Edwards wins in Iowa. Came in second, but beat Hillary.
January 4, 2008


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I follow politics like some people follow football. The Primaries are the year long “Playoffs” with Election Night being my Super Bowl. So it shouldn’t come as any surprise that while others were watching “Grey’s Anatomy” and “Desperate Housewives“, I spent the evening watching the Returns come in from the Iowa Caucus. And you couldn’t script a more exciting night than Iowa Thursday:

Obama won with 38% of the vote, with Edwards coming in second at 30%. But the big news of the night arguably is that longtime front-runner Hillary Clinton came in third with just over 29%, a fraction of a point behind John Edwards.

The early returns showed a surprising (and sizable) 5-point lead for Edwards, which dwindled but held for the first 33% of the returns, at which point Obama took the lead and never looked back, finishing the night with an eight point lead over Edwards and 8.5 point lead over Hillary. But the fact Edwards held the early lead and finished better than the Third place that he’s been polling at for months, can definitely be seen as a victory for the Edwards campaign.

I have expressed my personal support on here for NM Governor Bill Richardson, whose fourth-place finish (with 3%), beating out every other lower-tier candidate by a huge margin, all but solidifies him as the inevitable Vice Presidential nominee (unless that nominee is Obama… the first Afro-American nominee, who I do not see choosing Richardson… the first Hispanic nominee… as his running mate).

I took a bit of flack a few weeks ago for suggesting to Kucinich supporters that they take a second look at Bill Richardson, but on Wednesday, Kucinich suggested to his supporters that if he failed to achieve the 15% minimum threshhold, that they throw their support to Obama… whose platform is FAR less compatible with Kucinich’s than Edwards (the man he redirected his supporters to in 2004) or Richardson (the only front-runner vowing to pull all troops out of Iraq his first year). This could only have been a political calculation rather than a sincere endorsement because hurting Hillary helps Kucinich, whereas helping Edwards only hurts him. “Politically calculating” is certainly not something Kucinich supporters would appreciate in a candidate, which I suspect left a bad taste in their mouths… not that Kucinich’s <1% was of much help to Obama. In one report, the Kucinch campaign was so disorganized, they didn’t even have a representative to speak for him at some (most?) caucuses, and without so much as banner hung under which Kucinch delegates could stand.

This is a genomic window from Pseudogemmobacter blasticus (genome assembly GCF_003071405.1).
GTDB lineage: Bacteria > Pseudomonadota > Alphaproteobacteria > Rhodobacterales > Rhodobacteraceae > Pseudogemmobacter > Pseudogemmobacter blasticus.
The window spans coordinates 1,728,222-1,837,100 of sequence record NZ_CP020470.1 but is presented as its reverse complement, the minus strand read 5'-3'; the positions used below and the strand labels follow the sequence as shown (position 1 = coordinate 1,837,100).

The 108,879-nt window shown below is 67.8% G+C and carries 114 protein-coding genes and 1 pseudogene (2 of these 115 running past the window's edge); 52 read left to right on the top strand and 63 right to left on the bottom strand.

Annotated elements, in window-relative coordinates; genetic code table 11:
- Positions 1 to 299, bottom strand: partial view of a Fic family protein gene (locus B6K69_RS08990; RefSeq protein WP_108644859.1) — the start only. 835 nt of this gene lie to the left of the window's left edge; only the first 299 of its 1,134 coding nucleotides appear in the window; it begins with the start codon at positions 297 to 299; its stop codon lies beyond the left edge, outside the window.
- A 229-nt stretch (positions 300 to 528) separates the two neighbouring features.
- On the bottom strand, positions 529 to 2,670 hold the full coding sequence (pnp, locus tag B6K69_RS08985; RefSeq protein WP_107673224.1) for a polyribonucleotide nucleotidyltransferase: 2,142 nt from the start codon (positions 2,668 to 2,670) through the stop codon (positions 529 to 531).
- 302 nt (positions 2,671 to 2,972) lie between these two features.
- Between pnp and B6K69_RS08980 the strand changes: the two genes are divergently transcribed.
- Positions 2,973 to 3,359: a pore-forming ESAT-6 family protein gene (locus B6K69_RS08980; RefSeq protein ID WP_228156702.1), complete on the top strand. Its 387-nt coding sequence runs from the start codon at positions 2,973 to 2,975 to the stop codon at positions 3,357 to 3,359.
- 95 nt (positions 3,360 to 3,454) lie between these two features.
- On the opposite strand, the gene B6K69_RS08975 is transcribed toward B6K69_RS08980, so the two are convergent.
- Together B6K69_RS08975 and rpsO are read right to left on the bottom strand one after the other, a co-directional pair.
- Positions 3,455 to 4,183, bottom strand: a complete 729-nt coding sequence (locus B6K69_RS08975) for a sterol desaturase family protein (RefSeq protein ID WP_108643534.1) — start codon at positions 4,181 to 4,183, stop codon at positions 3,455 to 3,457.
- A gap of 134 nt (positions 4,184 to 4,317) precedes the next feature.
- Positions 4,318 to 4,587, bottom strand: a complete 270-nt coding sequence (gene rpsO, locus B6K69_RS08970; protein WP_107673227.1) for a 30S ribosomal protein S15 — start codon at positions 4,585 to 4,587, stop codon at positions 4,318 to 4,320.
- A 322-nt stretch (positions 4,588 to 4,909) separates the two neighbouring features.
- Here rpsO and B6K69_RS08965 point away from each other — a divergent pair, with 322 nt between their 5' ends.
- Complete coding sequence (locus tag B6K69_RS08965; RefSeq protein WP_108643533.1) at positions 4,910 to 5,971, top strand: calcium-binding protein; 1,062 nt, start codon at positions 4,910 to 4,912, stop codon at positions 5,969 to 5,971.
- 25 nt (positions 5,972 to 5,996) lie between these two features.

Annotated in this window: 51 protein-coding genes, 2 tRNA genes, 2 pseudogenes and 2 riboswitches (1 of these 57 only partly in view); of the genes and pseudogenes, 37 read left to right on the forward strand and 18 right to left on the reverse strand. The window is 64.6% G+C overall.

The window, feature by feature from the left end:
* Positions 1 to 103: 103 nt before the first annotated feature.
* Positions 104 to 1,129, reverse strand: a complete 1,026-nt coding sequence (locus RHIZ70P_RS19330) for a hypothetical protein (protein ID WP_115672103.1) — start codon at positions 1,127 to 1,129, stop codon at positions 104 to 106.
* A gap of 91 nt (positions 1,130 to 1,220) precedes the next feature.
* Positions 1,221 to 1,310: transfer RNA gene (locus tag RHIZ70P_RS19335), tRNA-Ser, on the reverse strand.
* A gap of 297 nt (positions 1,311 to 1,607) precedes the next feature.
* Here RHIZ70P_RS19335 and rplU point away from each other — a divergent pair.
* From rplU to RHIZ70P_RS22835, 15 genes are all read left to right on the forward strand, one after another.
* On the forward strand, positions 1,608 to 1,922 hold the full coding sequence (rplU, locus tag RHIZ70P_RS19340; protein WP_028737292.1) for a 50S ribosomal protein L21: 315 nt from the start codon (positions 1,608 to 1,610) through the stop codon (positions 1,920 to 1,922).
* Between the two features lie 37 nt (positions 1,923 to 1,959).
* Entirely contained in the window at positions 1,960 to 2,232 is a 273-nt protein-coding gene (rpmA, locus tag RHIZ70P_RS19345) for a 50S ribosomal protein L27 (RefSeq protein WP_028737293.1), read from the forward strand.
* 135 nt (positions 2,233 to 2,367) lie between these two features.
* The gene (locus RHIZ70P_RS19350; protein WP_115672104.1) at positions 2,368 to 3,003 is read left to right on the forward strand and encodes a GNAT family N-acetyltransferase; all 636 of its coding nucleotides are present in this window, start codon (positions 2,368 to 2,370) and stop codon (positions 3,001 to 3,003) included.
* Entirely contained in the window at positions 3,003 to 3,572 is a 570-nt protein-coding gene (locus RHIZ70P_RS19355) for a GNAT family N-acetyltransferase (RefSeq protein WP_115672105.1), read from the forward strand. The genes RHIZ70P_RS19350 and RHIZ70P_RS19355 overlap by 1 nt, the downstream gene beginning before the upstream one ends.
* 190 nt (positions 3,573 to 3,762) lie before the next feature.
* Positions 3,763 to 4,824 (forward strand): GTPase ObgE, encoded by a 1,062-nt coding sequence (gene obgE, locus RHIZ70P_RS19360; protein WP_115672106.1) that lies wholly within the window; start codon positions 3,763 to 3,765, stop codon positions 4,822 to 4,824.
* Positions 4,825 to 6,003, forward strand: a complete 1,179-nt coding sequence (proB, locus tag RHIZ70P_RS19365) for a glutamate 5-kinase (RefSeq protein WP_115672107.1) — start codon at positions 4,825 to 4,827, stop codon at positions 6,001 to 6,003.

While I’m not a huge fan of John Edwards… my main complaint being a serious lack of political experience (serving just four of his first six years as Senator before running in ’04)… I’ve had more serious differences with Hillary Clinton (read my #1 ’08 Prediction below) and Barack Obama, so a victory over Hillary Clinton is far preferable to me than loosing to her.

The other big news of the night was a huge win for Republican Mike Huckabee, with a 6 point win (leading by as much as 16 points, but never trailed) over Mitt Romney. Huckabee’s lead was so commanding all night long that the GOP race was called after just 40% of precincts were in. I predicted in last weeks column that Huckabee will go on to win the Republican nomination thanks to Evangelicals that can’t bear any of the other GOP candidates, and tonight’s strong win for Huckabee… who was out-spent 10-to-1 by Romney… seems as good an indicator that I’m on the right track.

It bears repeating that both Bill Clinton and George W. Bush both came in second in New Hampshire… the first official primary which will be on January 8th this year… so finishing second/third in the early races does not mean the race is over for Edwards or Hillary. However, after John Kerry defeated longtime favorite Howard Dean in both Iowa and New Hampshire, he coasted on to the nomination. Second place finisher John Edwards, despite wining several early primaries, was never able to overtake John Kerry’s lead in the polls… a lesson that shaped the Edwards campaign strategy this time around: take the lead early and ride the momentum on to victory.

Now where did I put the chips & dip?


January 4, 2008 · Admin Mugsy · 2 Comments - Add
Posted in: Election, Politics

2 Responses

  1. fastfeat - January 9, 2011

    I just got notification of this post a few minutes ago! Damn, talk about a slow internet connection…

  2. Mugsy - January 9, 2011

    Oops. I failed to disable to the “Notify All” plugin. I am referencing this post in my latest Op/Ed on Arizona.

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